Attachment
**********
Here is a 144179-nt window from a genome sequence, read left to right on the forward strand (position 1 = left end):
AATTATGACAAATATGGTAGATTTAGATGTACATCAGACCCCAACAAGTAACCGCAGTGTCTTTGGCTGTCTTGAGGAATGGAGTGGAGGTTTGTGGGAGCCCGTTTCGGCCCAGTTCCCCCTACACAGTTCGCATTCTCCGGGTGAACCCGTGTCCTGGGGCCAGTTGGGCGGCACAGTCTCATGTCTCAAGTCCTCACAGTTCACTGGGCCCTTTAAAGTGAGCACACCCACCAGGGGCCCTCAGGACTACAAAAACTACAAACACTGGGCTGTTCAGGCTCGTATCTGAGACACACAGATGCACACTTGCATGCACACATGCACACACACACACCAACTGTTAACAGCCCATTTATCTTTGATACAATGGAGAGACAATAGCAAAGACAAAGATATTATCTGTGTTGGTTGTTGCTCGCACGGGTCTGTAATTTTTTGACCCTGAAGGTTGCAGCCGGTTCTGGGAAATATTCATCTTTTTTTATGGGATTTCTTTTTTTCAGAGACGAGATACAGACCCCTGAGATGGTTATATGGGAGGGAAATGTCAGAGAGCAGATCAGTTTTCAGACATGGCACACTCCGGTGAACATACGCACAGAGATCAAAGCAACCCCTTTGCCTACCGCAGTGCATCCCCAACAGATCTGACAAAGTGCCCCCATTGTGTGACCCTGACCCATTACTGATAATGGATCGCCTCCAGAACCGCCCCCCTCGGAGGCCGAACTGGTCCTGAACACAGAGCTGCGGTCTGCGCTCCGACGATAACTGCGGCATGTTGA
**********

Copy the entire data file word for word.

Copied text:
Here is a 144179-nt window from a genome sequence, read left to right on the forward strand (position 1 = left end):
AATTATGACAAATATGGTAGATTTAGATGTACATCAGACCCCAACAAGTAACCGCAGTGTCTTTGGCTGTCTTGAGGAATGGAGTGGAGGTTTGTGGGAGCCCGTTTCGGCCCAGTTCCCCCTACACAGTTCGCATTCTCCGGGTGAACCCGTGTCCTGGGGCCAGTTGGGCGGCACAGTCTCATGTCTCAAGTCCTCACAGTTCACTGGGCCCTTTAAAGTGAGCACACCCACCAGGGGCCCTCAGGACTACAAAAACTACAAACACTGGGCTGTTCAGGCTCGTATCTGAGACACACAGATGCACACTTGCATGCACACATGCACACACACACACCAACTGTTAACAGCCCATTTATCTTTGATACAATGGAGAGACAATAGCAAAGACAAAGATATTATCTGTGTTGGTTGTTGCTCGCACGGGTCTGTAATTTTTTGACCCTGAAGGTTGCAGCCGGTTCTGGGAAATATTCATCTTTTTTTATGGGATTTCTTTTTTTCAGAGACGAGATACAGACCCCTGAGATGGTTATATGGGAGGGAAATGTCAGAGAGCAGATCAGTTTTCAGACATGGCACACTCCGGTGAACATACGCACAGAGATCAAAGCAACCCCTTTGCCTACCGCAGTGCATCCCCAACAGATCTGACAAAGTGCCCCCATTGTGTGACCCTGACCCATTACTGATAATGGATCGCCTCCAGAACCGCCCCCCTCGGAGGCCGAACTGGTCCTGAACACAGAGCTGCGGTCTGCGCTCCGACGATAACTGCGGCATGTTGA